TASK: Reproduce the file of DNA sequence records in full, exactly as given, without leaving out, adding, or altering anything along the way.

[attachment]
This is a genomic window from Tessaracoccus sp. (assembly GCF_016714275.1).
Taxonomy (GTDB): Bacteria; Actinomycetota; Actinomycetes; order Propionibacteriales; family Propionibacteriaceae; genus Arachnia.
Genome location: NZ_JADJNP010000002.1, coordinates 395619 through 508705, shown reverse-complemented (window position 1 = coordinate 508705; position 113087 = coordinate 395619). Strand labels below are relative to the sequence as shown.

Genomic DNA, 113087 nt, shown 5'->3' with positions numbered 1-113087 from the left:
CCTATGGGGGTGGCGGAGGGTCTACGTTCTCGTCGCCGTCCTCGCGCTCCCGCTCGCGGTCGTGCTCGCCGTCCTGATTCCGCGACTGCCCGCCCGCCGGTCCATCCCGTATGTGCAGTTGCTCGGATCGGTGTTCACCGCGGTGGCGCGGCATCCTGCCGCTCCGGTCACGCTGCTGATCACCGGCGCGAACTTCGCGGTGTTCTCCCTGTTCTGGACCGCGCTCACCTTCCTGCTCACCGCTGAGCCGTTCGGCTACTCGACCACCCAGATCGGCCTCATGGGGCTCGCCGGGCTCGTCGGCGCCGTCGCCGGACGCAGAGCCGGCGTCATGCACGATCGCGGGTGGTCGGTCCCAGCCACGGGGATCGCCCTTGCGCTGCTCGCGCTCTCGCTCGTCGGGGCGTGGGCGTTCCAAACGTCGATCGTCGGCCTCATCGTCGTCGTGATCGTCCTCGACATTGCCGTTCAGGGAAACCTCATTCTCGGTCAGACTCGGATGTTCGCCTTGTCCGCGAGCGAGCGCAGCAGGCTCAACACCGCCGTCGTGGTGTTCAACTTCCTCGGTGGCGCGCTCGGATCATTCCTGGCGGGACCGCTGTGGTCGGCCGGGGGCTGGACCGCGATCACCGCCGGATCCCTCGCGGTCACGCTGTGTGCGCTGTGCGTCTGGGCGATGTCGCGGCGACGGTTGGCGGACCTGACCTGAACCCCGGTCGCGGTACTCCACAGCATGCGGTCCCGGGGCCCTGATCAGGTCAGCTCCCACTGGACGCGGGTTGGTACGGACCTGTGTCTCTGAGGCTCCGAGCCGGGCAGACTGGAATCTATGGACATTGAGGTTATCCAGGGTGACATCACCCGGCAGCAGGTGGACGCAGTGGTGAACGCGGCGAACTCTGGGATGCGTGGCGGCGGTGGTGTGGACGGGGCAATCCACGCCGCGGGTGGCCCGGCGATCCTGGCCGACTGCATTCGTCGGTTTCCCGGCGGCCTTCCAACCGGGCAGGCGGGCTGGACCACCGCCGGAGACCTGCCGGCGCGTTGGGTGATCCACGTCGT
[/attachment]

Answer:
This is a genomic window from Tessaracoccus sp. (assembly GCF_016714275.1).
Taxonomy (GTDB): Bacteria; Actinomycetota; Actinomycetes; order Propionibacteriales; family Propionibacteriaceae; genus Arachnia.
Genome location: NZ_JADJNP010000002.1, coordinates 395619 through 508705, shown reverse-complemented (window position 1 = coordinate 508705; position 113087 = coordinate 395619). Strand labels below are relative to the sequence as shown.

Genomic DNA, 113087 nt, shown 5'->3' with positions numbered 1-113087 from the left:
CCTATGGGGGTGGCGGAGGGTCTACGTTCTCGTCGCCGTCCTCGCGCTCCCGCTCGCGGTCGTGCTCGCCGTCCTGATTCCGCGACTGCCCGCCCGCCGGTCCATCCCGTATGTGCAGTTGCTCGGATCGGTGTTCACCGCGGTGGCGCGGCATCCTGCCGCTCCGGTCACGCTGCTGATCACCGGCGCGAACTTCGCGGTGTTCTCCCTGTTCTGGACCGCGCTCACCTTCCTGCTCACCGCTGAGCCGTTCGGCTACTCGACCACCCAGATCGGCCTCATGGGGCTCGCCGGGCTCGTCGGCGCCGTCGCCGGACGCAGAGCCGGCGTCATGCACGATCGCGGGTGGTCGGTCCCAGCCACGGGGATCGCCCTTGCGCTGCTCGCGCTCTCGCTCGTCGGGGCGTGGGCGTTCCAAACGTCGATCGTCGGCCTCATCGTCGTCGTGATCGTCCTCGACATTGCCGTTCAGGGAAACCTCATTCTCGGTCAGACTCGGATGTTCGCCTTGTCCGCGAGCGAGCGCAGCAGGCTCAACACCGCCGTCGTGGTGTTCAACTTCCTCGGTGGCGCGCTCGGATCATTCCTGGCGGGACCGCTGTGGTCGGCCGGGGGCTGGACCGCGATCACCGCCGGATCCCTCGCGGTCACGCTGTGTGCGCTGTGCGTCTGGGCGATGTCGCGGCGACGGTTGGCGGACCTGACCTGAACCCCGGTCGCGGTACTCCACAGCATGCGGTCCCGGGGCCCTGATCAGGTCAGCTCCCACTGGACGCGGGTTGGTACGGACCTGTGTCTCTGAGGCTCCGAGCCGGGCAGACTGGAATCTATGGACATTGAGGTTATCCAGGGTGACATCACCCGGCAGCAGGTGGACGCAGTGGTGAACGCGGCGAACTCTGGGATGCGTGGCGGCGGTGGTGTGGACGGGGCAATCCACGCCGCGGGTGGCCCGGCGATCCTGGCCGACTGCATTCGTCGGTTTCCCGGCGGCCTTCCAACCGGGCAGGCGGGCTGGACCACCGCCGGAGACCTGCCGGCGCGTTGGGTGATCCACGTCGT